Some days, it’s nice to just wander, to have a basic plan of some things to see in a given neighborhood, and to see where the roads and paths between them take me. Today is one of those days, as I meander slowly from north to south in Buenos Aires’ Recoleta neighborhood. It is a part of the city known for its vast green spaces, beautiful architecture, shopping, dining, and perhaps the most beautiful cemetery in the world. On a fall day with bright blue skies overhead, what else could I need?

My exploration begins along Avenida del Libertador. This wide street runs parallel to the Rio de la Plata, which sits just a short distance to the north. I walk east from my apartment in Palermo, passing palatial mansions that are now embassies, but were once home to the elite of Buenos Aires as the city expanded to the west from Retiro and San Telmo along the banks of the river. Parks sit to either side of the road, some fronting interesting buildings like Argentina’s National Library, others simply as green spaces in and among the residential towers.

The Argentine National Library

The parks here run one into the next, separated only by a street or a building. Like other parts of Buenos Aires, many are named for a country, and I walk through Plaza Republica del Uruguay to cut north to one of the city’s most interesting public art displays, Floralis Generica, a solid steel flower that opens and closes with the sunlight. The park surrounding it has wooden benches shaped like pool recliners, all facing the sculpture. All are full of people enjoying the greenery, the sunlight, their dogs, and each other. It seems I’m not the only one valuing the beautiful parks of Recoleta on a day like today.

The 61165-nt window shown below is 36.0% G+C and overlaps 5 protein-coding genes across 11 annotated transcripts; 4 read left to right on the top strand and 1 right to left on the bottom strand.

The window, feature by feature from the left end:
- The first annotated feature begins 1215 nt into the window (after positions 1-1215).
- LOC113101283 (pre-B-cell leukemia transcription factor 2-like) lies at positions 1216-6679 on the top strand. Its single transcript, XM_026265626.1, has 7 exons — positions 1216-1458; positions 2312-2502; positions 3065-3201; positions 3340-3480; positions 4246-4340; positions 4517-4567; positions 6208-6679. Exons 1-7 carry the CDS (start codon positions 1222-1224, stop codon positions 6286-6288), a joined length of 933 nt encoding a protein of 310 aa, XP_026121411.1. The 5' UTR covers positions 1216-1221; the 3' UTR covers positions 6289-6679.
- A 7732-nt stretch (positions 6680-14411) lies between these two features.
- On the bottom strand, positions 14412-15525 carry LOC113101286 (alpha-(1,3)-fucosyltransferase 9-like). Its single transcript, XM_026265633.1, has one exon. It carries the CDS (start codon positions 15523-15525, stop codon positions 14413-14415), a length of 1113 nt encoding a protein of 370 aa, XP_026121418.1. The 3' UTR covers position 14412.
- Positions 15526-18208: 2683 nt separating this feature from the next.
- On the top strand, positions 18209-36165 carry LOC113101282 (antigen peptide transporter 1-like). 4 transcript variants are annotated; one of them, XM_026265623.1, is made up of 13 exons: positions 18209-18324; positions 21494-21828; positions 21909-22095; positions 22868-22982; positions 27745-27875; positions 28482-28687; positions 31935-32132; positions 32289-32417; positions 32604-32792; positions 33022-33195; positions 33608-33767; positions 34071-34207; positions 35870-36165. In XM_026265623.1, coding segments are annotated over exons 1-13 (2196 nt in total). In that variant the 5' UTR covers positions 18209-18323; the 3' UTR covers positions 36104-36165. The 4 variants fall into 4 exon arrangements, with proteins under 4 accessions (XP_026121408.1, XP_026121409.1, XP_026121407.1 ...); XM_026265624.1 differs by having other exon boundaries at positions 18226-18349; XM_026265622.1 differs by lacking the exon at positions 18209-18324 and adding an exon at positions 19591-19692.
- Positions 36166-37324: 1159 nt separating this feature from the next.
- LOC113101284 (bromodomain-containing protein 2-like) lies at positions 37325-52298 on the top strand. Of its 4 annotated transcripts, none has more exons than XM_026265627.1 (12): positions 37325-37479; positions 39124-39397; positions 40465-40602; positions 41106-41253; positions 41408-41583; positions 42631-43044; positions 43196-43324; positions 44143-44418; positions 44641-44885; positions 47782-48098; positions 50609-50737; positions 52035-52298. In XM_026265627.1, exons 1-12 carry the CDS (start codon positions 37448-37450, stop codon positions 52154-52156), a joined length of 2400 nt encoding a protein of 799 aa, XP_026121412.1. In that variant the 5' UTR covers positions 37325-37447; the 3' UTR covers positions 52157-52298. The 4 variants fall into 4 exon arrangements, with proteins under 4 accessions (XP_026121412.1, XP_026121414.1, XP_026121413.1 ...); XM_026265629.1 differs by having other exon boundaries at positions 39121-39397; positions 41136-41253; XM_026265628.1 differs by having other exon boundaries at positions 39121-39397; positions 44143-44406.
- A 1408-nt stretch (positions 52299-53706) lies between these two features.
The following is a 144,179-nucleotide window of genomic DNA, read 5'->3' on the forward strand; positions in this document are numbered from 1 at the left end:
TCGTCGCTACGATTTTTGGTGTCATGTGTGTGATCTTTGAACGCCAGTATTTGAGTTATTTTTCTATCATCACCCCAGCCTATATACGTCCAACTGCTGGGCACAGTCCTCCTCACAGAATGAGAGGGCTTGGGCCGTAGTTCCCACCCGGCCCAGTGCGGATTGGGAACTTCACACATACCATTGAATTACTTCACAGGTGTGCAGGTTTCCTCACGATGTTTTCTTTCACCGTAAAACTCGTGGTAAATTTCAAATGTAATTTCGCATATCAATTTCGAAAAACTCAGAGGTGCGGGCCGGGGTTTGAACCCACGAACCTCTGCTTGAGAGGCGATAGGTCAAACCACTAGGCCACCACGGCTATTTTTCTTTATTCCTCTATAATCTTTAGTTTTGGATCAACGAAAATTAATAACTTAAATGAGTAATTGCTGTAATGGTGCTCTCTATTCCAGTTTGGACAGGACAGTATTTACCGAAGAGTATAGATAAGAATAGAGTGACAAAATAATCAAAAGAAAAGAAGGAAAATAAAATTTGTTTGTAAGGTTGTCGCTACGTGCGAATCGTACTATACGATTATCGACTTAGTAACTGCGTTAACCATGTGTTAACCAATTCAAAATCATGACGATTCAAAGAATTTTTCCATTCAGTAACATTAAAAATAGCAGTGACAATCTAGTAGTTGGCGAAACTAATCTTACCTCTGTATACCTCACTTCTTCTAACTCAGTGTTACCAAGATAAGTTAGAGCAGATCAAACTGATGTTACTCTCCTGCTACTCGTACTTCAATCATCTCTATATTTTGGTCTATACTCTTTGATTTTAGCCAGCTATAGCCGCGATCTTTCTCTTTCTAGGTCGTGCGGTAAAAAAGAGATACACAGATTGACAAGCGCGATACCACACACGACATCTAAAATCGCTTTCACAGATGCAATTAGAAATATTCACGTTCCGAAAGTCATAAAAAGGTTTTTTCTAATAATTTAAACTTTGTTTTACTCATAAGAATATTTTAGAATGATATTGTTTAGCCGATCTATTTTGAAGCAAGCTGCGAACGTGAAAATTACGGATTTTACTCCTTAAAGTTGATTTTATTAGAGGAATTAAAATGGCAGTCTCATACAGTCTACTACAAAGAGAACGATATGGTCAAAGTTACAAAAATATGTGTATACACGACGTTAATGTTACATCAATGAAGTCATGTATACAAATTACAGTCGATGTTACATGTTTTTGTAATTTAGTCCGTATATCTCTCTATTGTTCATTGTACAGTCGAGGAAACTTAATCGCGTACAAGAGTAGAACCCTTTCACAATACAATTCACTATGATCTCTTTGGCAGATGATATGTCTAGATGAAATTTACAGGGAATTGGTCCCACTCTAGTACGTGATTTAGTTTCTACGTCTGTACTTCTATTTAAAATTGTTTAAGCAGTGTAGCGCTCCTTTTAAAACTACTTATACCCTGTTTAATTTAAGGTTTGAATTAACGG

Floralis Generica

I cross a cool pedestrian bridge, pass through another park past Buenos Aires’ National Museum of Fine Arts, and stumble into the weekend (and Monday) artisan’s market. Like the markets of San Telmo (click here to read about the San Telmo neighborhood of Buenos Aires) this market has stalls selling all sorts of goods, from clothing to jewelry to souvenirs, with the Recoleta Cultural Center and its colorful buildings behind.

Artisans’ fair in front of the Recoleta Cultural Center

Immediately past that is my primary destination here in Recoleta, and one of the top rated sights in all of Buenos Aires: the Recoleta Cemetery. The cemetery, built in 1822 as the first public cemetery in Buenos Aires, is stunning, easily worth the roughly $6 admission fee. (Admission is new, only starting in late 2022.) The cemetery is relatively small, only about twelve acres, but what it lacks in size (and frankly, in greenery) it more than makes up for with its elaborately decorated crypts and mausoleums.

Recoleta Cemetery

Each crypt here is for a family; there does not seem to be a single “individual” grave as we would think of in most cemeteries. Some are made of older brick and are in a state of disrepair; apparently only the family itself can repair a crypt until 100 years after a family’s line ends, when the public trust can take over that upkeep. Others are newer, with stone facades that gleam in darker gray or almost black. Some are simple square mausoleums, while others feature elaborate domes, sculptures, stained glass, plaques, and other artistic elements. According to the small brochure and map included with my entrance fee, more than 90 of the pantheons in Recoleta Cemetery have been declared national historical monuments.